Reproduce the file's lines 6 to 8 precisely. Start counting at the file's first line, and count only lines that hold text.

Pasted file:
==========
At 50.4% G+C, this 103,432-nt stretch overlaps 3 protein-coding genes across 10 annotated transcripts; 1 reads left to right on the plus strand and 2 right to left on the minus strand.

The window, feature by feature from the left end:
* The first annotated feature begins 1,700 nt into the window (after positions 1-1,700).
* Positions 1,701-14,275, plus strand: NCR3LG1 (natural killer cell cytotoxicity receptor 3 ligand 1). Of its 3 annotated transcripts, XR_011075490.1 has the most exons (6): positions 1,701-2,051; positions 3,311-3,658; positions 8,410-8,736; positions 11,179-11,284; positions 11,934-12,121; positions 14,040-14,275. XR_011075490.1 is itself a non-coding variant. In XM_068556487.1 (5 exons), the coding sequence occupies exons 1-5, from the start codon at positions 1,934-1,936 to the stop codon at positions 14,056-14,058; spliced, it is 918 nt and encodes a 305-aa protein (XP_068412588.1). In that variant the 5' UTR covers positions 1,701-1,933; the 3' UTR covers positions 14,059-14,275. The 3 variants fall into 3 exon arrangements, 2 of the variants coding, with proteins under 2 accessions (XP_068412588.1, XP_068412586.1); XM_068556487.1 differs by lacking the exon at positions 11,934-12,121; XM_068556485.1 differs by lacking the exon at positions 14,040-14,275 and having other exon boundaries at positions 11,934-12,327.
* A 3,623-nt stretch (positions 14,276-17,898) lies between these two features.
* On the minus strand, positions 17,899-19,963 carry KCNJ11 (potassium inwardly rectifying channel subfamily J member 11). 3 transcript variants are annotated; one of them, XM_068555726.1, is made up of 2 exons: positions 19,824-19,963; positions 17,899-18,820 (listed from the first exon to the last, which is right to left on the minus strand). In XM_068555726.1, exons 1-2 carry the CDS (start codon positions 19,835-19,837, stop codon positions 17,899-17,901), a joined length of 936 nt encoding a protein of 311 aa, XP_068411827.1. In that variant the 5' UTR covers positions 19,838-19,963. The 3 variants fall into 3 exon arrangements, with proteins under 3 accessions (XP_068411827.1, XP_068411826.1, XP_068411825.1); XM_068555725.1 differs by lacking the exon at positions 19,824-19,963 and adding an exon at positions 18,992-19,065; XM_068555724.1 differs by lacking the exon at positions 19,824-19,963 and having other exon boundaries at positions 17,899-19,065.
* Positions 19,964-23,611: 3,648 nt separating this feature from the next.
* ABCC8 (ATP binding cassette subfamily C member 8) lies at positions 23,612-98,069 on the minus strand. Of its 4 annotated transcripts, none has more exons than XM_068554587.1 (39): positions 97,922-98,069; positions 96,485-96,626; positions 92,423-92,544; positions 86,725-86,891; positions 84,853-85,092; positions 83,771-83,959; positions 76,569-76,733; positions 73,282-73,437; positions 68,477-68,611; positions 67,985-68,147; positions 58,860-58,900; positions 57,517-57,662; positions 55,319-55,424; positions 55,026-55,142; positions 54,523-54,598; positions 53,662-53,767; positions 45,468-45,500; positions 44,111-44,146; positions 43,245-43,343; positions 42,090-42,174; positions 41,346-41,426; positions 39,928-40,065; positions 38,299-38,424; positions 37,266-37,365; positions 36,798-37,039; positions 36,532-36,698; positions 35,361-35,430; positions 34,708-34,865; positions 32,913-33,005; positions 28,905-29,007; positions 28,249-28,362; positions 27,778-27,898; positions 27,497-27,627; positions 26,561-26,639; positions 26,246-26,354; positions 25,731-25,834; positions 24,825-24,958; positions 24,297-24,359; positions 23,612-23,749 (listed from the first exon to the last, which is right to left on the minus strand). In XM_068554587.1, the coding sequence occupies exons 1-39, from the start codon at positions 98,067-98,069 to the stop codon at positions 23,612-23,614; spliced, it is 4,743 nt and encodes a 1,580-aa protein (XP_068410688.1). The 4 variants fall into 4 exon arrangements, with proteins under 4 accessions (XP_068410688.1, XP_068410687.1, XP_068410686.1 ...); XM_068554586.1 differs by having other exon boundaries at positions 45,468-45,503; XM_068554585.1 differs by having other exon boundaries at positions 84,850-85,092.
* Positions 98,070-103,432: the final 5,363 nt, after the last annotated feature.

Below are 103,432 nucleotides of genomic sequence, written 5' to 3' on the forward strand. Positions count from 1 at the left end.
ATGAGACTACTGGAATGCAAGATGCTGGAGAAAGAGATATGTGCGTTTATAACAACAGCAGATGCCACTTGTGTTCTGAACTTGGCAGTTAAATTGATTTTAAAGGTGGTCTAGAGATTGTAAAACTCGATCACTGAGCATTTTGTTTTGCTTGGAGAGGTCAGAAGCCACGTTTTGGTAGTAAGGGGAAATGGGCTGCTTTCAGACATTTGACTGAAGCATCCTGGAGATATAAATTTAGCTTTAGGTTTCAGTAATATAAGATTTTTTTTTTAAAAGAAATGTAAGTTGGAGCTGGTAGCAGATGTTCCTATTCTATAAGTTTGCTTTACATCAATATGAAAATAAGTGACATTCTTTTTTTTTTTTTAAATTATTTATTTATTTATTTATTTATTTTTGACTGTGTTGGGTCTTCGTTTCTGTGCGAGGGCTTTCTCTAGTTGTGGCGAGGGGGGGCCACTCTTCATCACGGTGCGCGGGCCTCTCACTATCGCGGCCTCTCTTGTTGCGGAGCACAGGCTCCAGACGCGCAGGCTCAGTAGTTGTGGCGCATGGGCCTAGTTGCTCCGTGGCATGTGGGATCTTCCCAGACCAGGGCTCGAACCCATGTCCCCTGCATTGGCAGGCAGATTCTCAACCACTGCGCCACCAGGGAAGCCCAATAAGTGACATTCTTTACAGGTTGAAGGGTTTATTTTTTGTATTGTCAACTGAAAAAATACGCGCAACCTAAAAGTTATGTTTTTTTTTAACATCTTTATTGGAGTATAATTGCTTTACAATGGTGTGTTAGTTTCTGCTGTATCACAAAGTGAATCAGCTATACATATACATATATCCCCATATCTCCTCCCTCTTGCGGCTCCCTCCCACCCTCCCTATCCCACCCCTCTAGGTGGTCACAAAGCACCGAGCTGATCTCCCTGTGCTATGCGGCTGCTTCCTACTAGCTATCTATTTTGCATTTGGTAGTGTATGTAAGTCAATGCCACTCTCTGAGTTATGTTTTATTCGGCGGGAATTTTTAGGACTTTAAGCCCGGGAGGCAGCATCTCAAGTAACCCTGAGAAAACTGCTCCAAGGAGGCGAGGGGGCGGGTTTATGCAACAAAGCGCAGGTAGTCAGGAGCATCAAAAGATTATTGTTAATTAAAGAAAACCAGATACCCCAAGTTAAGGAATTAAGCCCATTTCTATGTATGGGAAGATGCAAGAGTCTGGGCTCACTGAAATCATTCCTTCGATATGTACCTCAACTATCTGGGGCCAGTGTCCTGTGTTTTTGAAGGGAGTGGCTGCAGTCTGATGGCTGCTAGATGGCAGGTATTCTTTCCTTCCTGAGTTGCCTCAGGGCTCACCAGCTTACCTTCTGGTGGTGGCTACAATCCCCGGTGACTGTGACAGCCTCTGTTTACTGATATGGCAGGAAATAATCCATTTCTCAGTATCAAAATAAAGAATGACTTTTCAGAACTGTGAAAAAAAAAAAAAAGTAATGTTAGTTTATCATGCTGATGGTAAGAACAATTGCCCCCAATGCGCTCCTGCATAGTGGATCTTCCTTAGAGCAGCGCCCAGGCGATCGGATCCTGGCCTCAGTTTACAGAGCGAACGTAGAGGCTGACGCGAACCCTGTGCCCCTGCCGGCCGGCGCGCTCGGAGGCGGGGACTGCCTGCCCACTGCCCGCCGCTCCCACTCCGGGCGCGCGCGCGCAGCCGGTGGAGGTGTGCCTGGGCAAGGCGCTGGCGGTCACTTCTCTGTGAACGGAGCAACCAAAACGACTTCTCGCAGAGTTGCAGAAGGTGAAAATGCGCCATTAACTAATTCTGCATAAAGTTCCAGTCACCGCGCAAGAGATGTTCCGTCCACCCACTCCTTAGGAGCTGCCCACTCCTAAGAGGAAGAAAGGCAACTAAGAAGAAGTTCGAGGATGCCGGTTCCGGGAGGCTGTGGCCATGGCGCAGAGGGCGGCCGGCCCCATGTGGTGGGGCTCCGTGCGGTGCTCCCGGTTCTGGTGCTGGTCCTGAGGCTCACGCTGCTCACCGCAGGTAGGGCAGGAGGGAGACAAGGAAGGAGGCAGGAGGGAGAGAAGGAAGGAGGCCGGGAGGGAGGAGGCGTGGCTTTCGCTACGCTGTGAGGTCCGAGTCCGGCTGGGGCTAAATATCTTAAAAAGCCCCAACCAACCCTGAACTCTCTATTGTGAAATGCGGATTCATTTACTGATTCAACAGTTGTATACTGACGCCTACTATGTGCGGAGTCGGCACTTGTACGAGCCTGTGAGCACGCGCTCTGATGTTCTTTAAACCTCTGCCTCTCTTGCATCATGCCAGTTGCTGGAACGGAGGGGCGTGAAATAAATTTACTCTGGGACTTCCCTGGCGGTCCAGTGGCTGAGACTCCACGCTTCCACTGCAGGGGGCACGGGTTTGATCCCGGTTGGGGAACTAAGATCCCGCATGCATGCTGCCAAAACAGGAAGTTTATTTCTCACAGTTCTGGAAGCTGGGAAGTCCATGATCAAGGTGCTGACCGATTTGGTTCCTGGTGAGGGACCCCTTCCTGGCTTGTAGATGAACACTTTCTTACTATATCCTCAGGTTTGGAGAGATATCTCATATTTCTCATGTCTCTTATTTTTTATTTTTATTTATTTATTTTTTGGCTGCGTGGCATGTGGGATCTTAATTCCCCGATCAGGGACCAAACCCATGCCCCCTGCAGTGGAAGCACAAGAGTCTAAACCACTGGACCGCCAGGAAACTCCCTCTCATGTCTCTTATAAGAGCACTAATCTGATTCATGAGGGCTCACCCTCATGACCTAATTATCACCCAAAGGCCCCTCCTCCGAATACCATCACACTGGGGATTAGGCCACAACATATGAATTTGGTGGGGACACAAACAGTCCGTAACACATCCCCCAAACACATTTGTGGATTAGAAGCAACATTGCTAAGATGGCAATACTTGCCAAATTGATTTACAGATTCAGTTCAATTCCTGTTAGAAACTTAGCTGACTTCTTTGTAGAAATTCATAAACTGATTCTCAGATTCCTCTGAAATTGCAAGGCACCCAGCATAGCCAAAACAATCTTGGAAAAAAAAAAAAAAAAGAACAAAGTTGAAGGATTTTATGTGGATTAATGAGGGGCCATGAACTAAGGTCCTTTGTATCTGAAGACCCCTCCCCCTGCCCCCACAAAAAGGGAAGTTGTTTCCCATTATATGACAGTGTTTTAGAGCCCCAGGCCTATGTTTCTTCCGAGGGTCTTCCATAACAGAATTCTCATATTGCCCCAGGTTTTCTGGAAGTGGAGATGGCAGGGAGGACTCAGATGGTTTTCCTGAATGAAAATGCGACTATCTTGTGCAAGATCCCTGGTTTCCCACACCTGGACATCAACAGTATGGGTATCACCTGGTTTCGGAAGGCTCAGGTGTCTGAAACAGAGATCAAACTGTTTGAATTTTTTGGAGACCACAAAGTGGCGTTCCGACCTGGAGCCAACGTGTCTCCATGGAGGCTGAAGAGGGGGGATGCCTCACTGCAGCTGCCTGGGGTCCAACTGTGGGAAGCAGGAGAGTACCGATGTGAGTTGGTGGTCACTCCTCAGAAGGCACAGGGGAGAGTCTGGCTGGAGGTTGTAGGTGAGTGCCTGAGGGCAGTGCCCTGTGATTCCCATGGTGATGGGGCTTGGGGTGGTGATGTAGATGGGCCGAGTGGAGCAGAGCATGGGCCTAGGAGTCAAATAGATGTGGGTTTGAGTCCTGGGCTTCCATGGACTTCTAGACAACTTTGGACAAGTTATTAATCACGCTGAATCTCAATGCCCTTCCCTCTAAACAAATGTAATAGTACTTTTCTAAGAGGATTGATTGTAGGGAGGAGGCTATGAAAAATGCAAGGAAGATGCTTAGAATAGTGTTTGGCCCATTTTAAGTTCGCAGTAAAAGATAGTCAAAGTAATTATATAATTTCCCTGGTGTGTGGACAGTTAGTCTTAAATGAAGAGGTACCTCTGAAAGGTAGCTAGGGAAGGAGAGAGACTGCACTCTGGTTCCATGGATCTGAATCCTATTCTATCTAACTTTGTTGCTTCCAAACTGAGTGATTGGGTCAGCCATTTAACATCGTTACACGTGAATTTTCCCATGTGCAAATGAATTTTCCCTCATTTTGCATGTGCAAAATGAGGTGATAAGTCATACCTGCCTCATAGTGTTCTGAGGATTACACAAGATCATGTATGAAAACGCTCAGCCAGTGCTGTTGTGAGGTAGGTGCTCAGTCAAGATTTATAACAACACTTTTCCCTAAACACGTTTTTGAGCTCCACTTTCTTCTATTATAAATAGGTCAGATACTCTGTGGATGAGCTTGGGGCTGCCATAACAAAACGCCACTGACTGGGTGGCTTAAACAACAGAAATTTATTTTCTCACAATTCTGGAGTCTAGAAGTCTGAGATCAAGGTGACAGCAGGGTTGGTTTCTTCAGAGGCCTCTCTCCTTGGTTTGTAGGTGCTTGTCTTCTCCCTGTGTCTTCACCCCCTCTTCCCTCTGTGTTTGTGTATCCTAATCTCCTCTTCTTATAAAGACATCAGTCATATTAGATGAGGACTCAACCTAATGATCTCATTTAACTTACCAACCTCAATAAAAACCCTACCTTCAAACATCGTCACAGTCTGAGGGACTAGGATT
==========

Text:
* On the minus strand, positions 17,899-19,963 carry KCNJ11 (potassium inwardly rectifying channel subfamily J member 11). 3 transcript variants are annotated; one of them, XM_068555726.1, is made up of 2 exons: positions 19,824-19,963; positions 17,899-18,820 (listed from the first exon to the last, which is right to left on the minus strand). In XM_068555726.1, exons 1-2 carry the CDS (start codon positions 19,835-19,837, stop codon positions 17,899-17,901), a joined length of 936 nt encoding a protein of 311 aa, XP_068411827.1. In that variant the 5' UTR covers positions 19,838-19,963. The 3 variants fall into 3 exon arrangements, with proteins under 3 accessions (XP_068411827.1, XP_068411826.1, XP_068411825.1); XM_068555725.1 differs by lacking the exon at positions 19,824-19,963 and adding an exon at positions 18,992-19,065; XM_068555724.1 differs by lacking the exon at positions 19,824-19,963 and having other exon boundaries at positions 17,899-19,065.
* Positions 19,964-23,611: 3,648 nt separating this feature from the next.
* ABCC8 (ATP binding cassette subfamily C member 8) lies at positions 23,612-98,069 on the minus strand. Of its 4 annotated transcripts, none has more exons than XM_068554587.1 (39): positions 97,922-98,069; positions 96,485-96,626; positions 92,423-92,544; positions 86,725-86,891; positions 84,853-85,092; positions 83,771-83,959; positions 76,569-76,733; positions 73,282-73,437; positions 68,477-68,611; positions 67,985-68,147; positions 58,860-58,900; positions 57,517-57,662; positions 55,319-55,424; positions 55,026-55,142; positions 54,523-54,598; positions 53,662-53,767; positions 45,468-45,500; positions 44,111-44,146; positions 43,245-43,343; positions 42,090-42,174; positions 41,346-41,426; positions 39,928-40,065; positions 38,299-38,424; positions 37,266-37,365; positions 36,798-37,039; positions 36,532-36,698; positions 35,361-35,430; positions 34,708-34,865; positions 32,913-33,005; positions 28,905-29,007; positions 28,249-28,362; positions 27,778-27,898; positions 27,497-27,627; positions 26,561-26,639; positions 26,246-26,354; positions 25,731-25,834; positions 24,825-24,958; positions 24,297-24,359; positions 23,612-23,749 (listed from the first exon to the last, which is right to left on the minus strand). In XM_068554587.1, the coding sequence occupies exons 1-39, from the start codon at positions 98,067-98,069 to the stop codon at positions 23,612-23,614; spliced, it is 4,743 nt and encodes a 1,580-aa protein (XP_068410688.1). The 4 variants fall into 4 exon arrangements, with proteins under 4 accessions (XP_068410688.1, XP_068410687.1, XP_068410686.1 ...); XM_068554586.1 differs by having other exon boundaries at positions 45,468-45,503; XM_068554585.1 differs by having other exon boundaries at positions 84,850-85,092.